Her doctor saw countless problems in her foot — among the most severe was a polarized calcaneus. “The foot was black, dead. A few days later the heel went to an ashy black,” she recalls. The pain at its worst had her getting injections of the narcotic pain reliever Dilaudid every six minutes.
Fortunately, throughout her extended stay in the hospital, her life partner and fellow pro skier Thomas Asher could be her support.
“I’m lucky that in water skiing there are no set hours or a set job, so I could spend most of my hours with her,” Asher says. “She also had amazing support from the whole ski community. But it was still very lonely for June. It was despairing, a lot of emotion. Looking back now at those 65 oxygen-chamber trips, it’s crazy to imagine what she went through.”
But it wasn’t just her own condition that challenged Fladborg. Her longtime coach and close friend, Ray Stokes, was diagnosed with terminal melanoma cancer. After three and a half months in the hospital, she received permission from her doctor to fly to Australia to be with him. “He was such an inspiration to me in so many ways,” she says. “It’s hard to think of him not being in the boat. After a while, you wonder how much you can take, but he kept encouraging me to get back out there and do it. He never wanted me to give up.”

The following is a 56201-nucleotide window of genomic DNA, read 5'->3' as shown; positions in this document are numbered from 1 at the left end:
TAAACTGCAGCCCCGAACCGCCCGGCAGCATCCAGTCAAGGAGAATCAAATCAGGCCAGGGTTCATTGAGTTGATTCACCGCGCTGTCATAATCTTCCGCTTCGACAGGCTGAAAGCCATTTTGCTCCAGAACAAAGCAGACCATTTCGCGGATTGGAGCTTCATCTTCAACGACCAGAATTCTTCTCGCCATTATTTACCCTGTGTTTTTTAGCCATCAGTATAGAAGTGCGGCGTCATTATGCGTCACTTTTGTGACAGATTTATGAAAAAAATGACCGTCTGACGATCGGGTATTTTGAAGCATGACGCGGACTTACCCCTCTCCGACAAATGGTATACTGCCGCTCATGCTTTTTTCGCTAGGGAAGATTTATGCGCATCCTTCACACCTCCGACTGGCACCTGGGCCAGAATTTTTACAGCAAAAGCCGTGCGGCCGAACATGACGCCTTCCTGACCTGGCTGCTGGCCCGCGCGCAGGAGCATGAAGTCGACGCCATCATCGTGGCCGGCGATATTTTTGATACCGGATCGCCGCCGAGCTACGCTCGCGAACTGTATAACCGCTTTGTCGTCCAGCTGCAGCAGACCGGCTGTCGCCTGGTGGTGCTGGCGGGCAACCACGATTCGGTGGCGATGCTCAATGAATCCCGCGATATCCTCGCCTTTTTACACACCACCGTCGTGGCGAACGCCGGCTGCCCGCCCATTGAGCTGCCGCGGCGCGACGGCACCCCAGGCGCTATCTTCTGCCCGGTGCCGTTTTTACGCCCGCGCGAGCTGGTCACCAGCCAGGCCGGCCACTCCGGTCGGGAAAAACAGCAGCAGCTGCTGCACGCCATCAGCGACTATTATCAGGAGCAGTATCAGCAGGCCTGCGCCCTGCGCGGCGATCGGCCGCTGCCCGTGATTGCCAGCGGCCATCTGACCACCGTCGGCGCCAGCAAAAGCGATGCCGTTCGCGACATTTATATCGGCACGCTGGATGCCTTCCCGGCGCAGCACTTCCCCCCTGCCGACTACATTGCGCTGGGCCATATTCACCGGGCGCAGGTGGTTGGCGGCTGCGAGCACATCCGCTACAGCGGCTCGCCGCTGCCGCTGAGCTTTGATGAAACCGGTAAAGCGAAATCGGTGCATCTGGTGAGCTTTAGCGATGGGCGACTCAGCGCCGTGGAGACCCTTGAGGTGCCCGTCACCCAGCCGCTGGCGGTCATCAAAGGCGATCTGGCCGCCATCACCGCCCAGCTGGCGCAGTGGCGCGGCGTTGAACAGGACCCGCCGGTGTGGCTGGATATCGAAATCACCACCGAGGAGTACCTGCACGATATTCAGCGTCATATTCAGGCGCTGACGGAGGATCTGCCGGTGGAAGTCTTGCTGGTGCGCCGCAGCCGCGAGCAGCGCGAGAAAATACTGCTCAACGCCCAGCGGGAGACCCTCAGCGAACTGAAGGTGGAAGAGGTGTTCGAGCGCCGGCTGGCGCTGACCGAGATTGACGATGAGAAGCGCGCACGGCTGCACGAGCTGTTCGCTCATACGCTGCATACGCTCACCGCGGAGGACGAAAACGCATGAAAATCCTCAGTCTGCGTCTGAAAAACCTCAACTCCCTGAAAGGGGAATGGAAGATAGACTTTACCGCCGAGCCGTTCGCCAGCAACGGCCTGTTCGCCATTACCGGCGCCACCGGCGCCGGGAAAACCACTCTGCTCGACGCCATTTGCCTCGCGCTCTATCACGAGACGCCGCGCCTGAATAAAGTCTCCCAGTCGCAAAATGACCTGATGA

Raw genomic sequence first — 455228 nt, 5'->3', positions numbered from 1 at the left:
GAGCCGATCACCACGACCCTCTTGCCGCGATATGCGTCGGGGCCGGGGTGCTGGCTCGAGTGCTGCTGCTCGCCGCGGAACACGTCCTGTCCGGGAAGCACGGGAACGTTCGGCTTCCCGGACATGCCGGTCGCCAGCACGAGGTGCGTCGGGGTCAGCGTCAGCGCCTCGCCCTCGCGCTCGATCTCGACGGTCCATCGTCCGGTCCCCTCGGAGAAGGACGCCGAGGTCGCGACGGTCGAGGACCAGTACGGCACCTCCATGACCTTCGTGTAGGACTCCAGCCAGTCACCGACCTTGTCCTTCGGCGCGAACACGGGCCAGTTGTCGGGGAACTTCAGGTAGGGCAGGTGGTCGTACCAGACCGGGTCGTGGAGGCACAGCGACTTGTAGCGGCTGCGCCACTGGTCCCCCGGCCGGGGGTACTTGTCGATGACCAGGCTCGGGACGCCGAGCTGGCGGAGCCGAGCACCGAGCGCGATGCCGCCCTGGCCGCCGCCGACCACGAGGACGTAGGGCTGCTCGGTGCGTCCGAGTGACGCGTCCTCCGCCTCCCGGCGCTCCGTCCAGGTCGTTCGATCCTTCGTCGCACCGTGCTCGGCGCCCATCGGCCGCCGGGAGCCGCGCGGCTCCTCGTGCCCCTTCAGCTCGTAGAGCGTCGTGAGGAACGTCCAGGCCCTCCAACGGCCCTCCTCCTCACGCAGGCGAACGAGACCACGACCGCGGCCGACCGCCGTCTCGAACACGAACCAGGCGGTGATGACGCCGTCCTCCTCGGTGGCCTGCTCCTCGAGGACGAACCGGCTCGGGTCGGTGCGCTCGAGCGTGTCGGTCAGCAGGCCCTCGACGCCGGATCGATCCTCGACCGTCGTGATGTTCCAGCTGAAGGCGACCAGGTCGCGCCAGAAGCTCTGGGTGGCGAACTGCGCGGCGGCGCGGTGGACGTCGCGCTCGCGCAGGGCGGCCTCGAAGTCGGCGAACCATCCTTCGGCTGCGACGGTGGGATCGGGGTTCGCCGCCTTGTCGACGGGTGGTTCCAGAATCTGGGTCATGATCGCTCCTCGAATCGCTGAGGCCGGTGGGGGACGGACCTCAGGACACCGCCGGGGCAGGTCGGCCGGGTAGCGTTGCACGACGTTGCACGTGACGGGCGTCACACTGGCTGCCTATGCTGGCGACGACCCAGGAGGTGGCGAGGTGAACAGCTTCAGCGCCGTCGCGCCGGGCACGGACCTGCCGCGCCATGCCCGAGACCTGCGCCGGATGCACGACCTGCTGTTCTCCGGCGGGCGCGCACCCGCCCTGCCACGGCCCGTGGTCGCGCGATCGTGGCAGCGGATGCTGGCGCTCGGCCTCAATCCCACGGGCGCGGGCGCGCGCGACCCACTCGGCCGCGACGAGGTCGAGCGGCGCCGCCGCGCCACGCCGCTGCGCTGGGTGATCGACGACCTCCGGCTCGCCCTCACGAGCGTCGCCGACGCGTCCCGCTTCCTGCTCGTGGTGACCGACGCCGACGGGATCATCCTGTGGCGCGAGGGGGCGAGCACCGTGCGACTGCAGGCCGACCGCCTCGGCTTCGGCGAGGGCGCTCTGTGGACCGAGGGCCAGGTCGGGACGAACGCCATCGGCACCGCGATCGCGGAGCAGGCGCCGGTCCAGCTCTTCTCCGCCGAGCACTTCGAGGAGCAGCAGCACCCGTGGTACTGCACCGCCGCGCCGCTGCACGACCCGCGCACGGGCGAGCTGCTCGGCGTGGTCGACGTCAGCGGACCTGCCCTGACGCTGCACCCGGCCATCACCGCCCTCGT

The loss of Ray Stokes, in December 2011, provided further perspective on Fladborg’s injury. She wouldn’t give up on healing, on skiing; it reminded her of what was important to her in life. She was grateful that Asher had been there through it all.